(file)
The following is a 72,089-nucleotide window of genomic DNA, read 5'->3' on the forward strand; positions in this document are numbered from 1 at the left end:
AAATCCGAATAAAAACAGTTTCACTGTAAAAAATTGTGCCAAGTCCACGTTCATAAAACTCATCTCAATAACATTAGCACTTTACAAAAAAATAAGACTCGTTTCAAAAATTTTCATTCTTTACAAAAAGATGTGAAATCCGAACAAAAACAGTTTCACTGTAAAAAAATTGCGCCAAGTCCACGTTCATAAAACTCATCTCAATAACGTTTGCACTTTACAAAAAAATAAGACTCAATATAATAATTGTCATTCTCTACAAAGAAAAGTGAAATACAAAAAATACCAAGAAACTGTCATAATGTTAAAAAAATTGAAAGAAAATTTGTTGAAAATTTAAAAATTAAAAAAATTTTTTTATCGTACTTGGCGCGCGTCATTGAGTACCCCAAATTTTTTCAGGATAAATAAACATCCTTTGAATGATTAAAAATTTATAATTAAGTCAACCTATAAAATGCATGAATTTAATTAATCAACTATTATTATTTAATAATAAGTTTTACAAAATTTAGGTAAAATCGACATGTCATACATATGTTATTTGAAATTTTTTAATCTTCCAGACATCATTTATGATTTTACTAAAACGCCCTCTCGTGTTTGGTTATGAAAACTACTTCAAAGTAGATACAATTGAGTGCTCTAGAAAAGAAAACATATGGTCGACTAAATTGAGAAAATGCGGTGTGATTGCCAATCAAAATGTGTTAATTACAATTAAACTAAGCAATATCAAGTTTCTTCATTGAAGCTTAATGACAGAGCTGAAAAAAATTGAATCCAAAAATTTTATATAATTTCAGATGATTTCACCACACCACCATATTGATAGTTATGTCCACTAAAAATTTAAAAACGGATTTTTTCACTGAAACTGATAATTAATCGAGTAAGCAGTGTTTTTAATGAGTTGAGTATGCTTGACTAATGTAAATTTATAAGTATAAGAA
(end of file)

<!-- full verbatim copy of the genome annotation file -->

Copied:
The following is a 72,089-nucleotide window of genomic DNA, read 5'->3' on the forward strand; positions in this document are numbered from 1 at the left end:
AAATCCGAATAAAAACAGTTTCACTGTAAAAAATTGTGCCAAGTCCACGTTCATAAAACTCATCTCAATAACATTAGCACTTTACAAAAAAATAAGACTCGTTTCAAAAATTTTCATTCTTTACAAAAAGATGTGAAATCCGAACAAAAACAGTTTCACTGTAAAAAAATTGCGCCAAGTCCACGTTCATAAAACTCATCTCAATAACGTTTGCACTTTACAAAAAAATAAGACTCAATATAATAATTGTCATTCTCTACAAAGAAAAGTGAAATACAAAAAATACCAAGAAACTGTCATAATGTTAAAAAAATTGAAAGAAAATTTGTTGAAAATTTAAAAATTAAAAAAATTTTTTTATCGTACTTGGCGCGCGTCATTGAGTACCCCAAATTTTTTCAGGATAAATAAACATCCTTTGAATGATTAAAAATTTATAATTAAGTCAACCTATAAAATGCATGAATTTAATTAATCAACTATTATTATTTAATAATAAGTTTTACAAAATTTAGGTAAAATCGACATGTCATACATATGTTATTTGAAATTTTTTAATCTTCCAGACATCATTTATGATTTTACTAAAACGCCCTCTCGTGTTTGGTTATGAAAACTACTTCAAAGTAGATACAATTGAGTGCTCTAGAAAAGAAAACATATGGTCGACTAAATTGAGAAAATGCGGTGTGATTGCCAATCAAAATGTGTTAATTACAATTAAACTAAGCAATATCAAGTTTCTTCATTGAAGCTTAATGACAGAGCTGAAAAAAATTGAATCCAAAAATTTTATATAATTTCAGATGATTTCACCACACCACCATATTGATAGTTATGTCCACTAAAAATTTAAAAACGGATTTTTTCACTGAAACTGATAATTAATCGAGTAAGCAGTGTTTTTAATGAGTTGAGTATGCTTGACTAATGTAAATTTATAAGTATAAGAA